On the Complexity of the Bilevel Minimum Spanning Tree Problem

12/23/2020 ∙ by Christoph Buchheim, et al. ∙ 0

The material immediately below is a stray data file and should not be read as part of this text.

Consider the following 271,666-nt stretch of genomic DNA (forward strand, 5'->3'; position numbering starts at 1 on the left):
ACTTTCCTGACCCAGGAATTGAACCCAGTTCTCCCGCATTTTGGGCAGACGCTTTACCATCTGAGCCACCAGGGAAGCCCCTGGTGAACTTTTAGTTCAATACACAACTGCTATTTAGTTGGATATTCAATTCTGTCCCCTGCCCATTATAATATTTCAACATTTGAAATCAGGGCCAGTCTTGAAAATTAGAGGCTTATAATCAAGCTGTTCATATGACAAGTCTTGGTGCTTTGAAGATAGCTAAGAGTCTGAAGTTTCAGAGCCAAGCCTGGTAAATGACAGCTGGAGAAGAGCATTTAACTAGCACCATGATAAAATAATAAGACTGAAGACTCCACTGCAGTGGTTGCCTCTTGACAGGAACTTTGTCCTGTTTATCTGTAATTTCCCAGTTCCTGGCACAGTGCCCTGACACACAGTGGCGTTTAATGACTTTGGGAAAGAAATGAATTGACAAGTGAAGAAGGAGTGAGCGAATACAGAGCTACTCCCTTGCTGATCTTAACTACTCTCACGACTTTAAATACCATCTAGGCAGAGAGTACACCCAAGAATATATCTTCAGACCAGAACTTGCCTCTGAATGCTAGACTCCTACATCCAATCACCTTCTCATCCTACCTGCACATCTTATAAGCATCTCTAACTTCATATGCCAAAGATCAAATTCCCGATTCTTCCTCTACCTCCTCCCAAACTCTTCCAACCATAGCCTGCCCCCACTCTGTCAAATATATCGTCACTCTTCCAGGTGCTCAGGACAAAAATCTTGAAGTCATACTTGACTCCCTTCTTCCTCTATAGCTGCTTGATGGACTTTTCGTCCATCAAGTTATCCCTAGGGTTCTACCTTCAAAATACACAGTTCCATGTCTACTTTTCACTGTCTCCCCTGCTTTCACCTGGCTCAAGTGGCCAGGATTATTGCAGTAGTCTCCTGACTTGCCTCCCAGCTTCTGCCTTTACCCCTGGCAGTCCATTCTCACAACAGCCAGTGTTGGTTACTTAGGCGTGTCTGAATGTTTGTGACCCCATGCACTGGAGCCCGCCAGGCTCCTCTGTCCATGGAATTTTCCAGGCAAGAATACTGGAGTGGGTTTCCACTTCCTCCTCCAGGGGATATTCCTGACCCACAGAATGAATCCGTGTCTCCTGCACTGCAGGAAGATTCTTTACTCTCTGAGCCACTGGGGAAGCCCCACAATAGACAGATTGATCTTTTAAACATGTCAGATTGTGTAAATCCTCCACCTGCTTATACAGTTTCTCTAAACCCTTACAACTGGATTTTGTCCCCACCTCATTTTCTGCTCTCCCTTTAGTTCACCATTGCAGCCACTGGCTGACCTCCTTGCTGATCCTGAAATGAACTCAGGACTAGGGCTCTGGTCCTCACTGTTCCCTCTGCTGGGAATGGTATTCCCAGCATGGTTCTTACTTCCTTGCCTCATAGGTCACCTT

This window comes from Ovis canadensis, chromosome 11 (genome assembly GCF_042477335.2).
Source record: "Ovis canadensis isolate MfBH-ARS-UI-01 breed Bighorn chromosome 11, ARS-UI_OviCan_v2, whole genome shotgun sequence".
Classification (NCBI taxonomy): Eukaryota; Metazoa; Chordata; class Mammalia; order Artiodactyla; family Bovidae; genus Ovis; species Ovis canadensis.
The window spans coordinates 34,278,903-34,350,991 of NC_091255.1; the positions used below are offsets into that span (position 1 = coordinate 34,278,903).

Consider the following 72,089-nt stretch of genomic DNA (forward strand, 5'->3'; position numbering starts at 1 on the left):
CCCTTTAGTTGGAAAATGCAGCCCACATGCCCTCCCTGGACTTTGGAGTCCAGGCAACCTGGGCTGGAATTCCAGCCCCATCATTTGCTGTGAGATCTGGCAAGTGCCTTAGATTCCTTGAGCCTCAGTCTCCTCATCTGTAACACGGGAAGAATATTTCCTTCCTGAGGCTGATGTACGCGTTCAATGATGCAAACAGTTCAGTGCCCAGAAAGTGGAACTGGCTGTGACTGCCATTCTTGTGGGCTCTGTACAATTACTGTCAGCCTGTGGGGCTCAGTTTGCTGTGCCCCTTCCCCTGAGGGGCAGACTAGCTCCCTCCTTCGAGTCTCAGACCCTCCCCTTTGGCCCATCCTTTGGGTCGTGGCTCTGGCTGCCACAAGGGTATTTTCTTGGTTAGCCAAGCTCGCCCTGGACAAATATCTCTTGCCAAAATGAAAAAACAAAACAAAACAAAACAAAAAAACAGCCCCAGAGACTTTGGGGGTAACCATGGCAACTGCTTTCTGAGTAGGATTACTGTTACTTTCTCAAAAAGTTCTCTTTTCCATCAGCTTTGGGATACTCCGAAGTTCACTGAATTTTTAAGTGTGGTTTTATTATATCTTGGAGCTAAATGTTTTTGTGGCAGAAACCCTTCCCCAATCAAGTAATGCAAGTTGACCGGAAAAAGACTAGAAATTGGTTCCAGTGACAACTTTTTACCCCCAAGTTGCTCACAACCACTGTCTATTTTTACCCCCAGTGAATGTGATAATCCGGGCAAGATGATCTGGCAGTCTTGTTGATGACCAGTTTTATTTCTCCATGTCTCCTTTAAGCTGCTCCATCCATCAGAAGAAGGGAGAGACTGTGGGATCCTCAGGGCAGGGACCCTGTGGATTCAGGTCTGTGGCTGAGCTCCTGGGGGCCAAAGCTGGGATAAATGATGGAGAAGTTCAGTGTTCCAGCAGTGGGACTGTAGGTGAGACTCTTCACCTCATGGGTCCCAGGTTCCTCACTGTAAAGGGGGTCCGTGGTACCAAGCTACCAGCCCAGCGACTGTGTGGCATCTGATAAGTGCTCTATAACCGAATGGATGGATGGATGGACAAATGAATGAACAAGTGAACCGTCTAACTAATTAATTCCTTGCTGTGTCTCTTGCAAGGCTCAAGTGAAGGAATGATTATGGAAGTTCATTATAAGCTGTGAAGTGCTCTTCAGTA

We consider the bilevel minimum spanning tree (BMST) problem where the leader and the follower choose a spanning tree together, according to different objective functions. By showing that this problem is NP-hard in general, we answer an open question stated by Shi et al. We prove that BMST remains hard even in the special case where the follower only controls a matching. Moreover, by a polynomial reduction from the vertex-disjoint Steiner trees problem, we give some evidence that BMST might even remain hard in case the follower controls only few edges. On the positive side, we present a polynomial-time (n-1)-approximation algorithm for BMST, where n is the number of vertices in the input graph. Moreover, considering the number of edges controlled by the follower as parameter, we show that 2-approximating BMST is fixed-parameter tractable and that, in case of uniform costs on leader's edges, even solving BMST exactly is fixed-parameter tractable. We finally consider bottleneck variants of BMST and settle the complexity landscape of all combinations of sum or bottleneck objective functions for the leader and follower, for the optimistic as well as the pessimistic setting.

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